Which leaves the jokes, I guess, as the main reason for catching the film. And at about a 60/40 ratio, they're pretty good. I confess that several times I backed up the scene of Phil ogling Suki through the key hole as she bathed, the over-emphatic, grotesquely-building insane babbling coming from Phil striking me as hysterically funny. Phil's invectives of "Saracen pig! Spartan dog! Take this! And this! Roman cow! Russian snake! Spanish fly! Talk, Anglo-Saxon hun! Turkish Taffy!" as he beats his various foes, is funny in and of itself, but also a sly commentary on the sound design of the dubbed gladiator films What's Up, Tiger Lily? is aping. The prison warden interrupting his own warnings about the futility of Terri's escape with the weather report is vintage Allen wackiness, while the back-and-forth calling between "Suki!" "Phil!" in the bowels of the ship is really priceless. And any time the marvelous Louise Lasser (the new Mrs. Woody Allen during the dubbing of the film) is on, her perfect timing and deadpan delivery is a delight (when she asks to go to the bathroom during the climactic safe-cracking scene, and enthusiastically asks if her sister wants to go with her, that's about as good as What's Up, Tiger Lily? gets). When What's Up, Tiger Lily? doesn't work is when it stays bound to the actual physical realities of the characters moving their mouths. There's a surprising amount of dead air at times during the film because the characters on screen aren't talking - a liability that no one on Allen's team appeared to understand, nor bridge by thinking outside the confines of strict overdubbing rules (match the dub with the movements of the actors' mouths). And of course, as with any venture like this, not every joke is going to score, and there are more than a fair share of clunkers here (like...every time The Lovin' Spoonful shows up). Still, on average, you'll laugh more than not watching What's Up, Tiger Lily?, and that, ultimately, is the yardstick by which any comedy should be judged.
What's Up, Tiger Lily? is presented in its original aspect ratio, 2.35:1, in an anamorphically-enhanced transfer. Colors for the most part are nicely-rendered (I did notice some smudgy or slightly shifted scenes here and there), while the image is agreeably sharp (fine grain is evident, but expected). Scratches and dirt are noticeable at times, but nothing heavy or distracting, while compression issues - very minor ones - were more noticeable the higher up I went in monitors (some edge enhancement and occasional jaggies with the reds). Overall, though, considering how I saw this film when I was a kid (crappy pan-and-scan), it's a welcome transfer.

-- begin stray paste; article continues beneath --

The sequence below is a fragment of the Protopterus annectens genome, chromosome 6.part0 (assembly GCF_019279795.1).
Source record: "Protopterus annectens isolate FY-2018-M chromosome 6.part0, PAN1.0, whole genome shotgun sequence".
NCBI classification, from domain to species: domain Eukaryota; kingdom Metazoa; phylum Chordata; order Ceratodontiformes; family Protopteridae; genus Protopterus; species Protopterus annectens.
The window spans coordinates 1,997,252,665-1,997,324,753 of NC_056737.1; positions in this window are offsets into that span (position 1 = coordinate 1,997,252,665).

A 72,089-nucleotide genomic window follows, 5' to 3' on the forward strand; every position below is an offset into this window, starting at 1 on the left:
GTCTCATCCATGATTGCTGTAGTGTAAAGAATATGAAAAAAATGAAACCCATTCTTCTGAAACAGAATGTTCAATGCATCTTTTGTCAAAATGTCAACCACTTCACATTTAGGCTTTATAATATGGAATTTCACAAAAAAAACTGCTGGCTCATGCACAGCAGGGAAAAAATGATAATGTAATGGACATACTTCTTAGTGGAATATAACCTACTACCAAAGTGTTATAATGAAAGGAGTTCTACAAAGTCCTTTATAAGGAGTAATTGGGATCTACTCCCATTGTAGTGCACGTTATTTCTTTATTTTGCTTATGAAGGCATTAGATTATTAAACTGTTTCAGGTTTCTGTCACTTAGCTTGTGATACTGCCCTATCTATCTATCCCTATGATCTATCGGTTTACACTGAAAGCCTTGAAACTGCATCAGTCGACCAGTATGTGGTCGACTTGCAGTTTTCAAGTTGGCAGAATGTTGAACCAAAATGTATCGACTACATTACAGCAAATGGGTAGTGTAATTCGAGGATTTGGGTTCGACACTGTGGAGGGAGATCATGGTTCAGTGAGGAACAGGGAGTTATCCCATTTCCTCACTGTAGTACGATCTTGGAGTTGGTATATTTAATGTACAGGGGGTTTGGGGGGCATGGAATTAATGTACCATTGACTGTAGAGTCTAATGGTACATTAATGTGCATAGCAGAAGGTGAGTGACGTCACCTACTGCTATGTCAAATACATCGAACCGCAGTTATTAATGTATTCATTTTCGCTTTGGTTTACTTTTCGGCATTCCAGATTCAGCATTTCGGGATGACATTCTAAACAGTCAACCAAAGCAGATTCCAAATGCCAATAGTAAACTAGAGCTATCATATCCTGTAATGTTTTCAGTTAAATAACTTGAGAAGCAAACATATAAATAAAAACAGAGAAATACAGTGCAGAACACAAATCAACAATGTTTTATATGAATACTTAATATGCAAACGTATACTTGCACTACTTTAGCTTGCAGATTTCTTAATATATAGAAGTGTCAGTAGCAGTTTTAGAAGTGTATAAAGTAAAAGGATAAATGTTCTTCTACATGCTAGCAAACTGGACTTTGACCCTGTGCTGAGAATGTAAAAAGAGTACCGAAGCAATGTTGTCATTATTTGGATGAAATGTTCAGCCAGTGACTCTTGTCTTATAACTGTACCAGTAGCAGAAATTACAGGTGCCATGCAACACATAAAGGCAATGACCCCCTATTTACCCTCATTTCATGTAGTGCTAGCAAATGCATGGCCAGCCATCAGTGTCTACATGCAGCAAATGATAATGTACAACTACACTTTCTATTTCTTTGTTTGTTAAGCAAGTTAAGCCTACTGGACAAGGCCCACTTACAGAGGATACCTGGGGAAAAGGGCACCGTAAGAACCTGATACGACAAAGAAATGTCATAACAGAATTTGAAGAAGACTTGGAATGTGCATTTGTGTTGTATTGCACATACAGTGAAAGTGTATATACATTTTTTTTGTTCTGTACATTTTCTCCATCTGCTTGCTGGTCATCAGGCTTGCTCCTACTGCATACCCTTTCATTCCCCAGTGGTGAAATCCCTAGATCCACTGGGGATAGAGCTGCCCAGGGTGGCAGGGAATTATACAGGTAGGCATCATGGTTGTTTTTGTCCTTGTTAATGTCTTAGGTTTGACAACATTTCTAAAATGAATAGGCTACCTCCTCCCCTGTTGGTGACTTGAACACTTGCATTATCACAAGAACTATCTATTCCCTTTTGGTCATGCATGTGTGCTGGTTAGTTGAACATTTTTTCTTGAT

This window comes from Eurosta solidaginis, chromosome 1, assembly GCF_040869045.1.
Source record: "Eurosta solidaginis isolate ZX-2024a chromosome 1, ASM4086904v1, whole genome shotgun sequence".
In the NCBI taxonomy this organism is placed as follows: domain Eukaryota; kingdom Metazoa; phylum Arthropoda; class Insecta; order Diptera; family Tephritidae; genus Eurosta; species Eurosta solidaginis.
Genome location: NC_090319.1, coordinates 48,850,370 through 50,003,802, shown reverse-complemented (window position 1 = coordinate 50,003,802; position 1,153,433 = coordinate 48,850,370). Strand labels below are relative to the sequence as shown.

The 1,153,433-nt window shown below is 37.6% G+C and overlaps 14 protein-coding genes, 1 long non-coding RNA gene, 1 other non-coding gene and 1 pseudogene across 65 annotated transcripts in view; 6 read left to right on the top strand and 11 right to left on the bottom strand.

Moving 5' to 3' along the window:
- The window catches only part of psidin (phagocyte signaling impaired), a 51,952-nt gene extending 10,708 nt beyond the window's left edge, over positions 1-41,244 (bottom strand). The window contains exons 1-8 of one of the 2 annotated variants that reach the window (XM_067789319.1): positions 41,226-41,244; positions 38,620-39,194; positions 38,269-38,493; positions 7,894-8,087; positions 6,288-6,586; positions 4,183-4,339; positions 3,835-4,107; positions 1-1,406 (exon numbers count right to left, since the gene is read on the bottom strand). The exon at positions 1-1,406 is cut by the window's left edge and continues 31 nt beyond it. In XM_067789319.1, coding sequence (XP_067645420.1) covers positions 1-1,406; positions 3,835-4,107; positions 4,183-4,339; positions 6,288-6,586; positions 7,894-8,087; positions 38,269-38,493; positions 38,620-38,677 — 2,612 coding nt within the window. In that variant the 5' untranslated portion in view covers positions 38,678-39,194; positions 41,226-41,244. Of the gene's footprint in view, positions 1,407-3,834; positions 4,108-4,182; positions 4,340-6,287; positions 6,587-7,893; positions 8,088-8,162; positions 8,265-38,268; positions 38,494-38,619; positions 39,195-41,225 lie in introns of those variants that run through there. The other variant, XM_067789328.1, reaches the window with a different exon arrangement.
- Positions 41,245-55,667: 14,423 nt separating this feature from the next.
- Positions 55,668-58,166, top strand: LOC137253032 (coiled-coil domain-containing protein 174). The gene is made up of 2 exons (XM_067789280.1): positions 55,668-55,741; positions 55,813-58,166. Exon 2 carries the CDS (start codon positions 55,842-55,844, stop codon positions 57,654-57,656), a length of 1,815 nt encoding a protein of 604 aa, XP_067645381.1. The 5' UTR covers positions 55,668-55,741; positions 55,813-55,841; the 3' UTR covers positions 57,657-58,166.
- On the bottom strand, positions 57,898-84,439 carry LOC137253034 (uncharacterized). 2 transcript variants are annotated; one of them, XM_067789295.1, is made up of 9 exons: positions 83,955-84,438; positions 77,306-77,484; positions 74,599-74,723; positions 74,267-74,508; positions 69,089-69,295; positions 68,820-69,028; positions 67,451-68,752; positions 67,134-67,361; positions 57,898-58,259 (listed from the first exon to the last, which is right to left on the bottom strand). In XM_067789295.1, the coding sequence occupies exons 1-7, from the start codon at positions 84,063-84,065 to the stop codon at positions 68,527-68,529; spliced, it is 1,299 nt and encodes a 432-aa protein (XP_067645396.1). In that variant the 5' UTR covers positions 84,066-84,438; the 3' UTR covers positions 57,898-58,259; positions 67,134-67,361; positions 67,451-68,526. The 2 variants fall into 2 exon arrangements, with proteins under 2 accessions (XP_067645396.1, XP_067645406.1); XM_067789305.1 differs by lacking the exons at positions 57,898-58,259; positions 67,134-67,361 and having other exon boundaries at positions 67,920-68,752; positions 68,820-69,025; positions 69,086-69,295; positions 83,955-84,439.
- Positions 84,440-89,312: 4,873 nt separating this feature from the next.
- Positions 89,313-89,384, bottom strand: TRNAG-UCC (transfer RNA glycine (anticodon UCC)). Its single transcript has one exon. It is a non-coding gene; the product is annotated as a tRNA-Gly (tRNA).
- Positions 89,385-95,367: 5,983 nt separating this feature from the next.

The Dolby Digital English mono audio track is merely adequate, but you'll hear all the goofy dialogue clear enough here. Hiss is detected, but it's not a deal-breaker. There are no close-captions or subtitles available.
As an extra, you can listen to either the so-called original theatrical audio track of Allen's re-dub (with additional Saperstein post-Allen dubbing), or the alternate TV version, which boasts lamer, tamer jokes. There's an audio comparison chapter, as well, that lets you directly compare scenes with both audio tracks. There are a considerable number of these comparisons on the menu, so I'm wondering if they encompass the entire whitewash for TV. It's possible, considering most of the jokes are pretty tame, even for TV back then. There's also a text filmography for Allen.
More often than not, What's Up, Tiger Lily? still gets laughs more than forty years after its comedy re-dub concept has become old hat, so that's nothing to sneeze at here. At one point in the film, when Phil goes to receive his assignment, a young, smiling man comes out and says, "Would the owner of the rickshaw with license plate number 406, please remove it. Your coolie has a hernia." And it looks so much like a theatre manager coming out to make an announcement to the audience, that you're taken aback for a moment at the perfect absurdity of the shot and the accompanying gag. That kind of inspired hilarity happens at least a half a dozen more times in What's Up, Tiger Lily?, and they're enough to carry over some of the clunkers that don't work. Fans of Woody Allen who may have forgotten this early incarnation of the "Allen as intellectual horn dog" persona will probably enjoy this the most - and all those sexy, slightly perverse girlie and fetish magazine snaps of Mie Hama and particularly Akiko Wakabayashi (yowza!) don't hurt, either. I recommend What's Up, Tiger Lily?.
Paul Mavis is an internationally published film and television historian, a member of the Online Film Critics Society, and the author of The Espionage Filmography.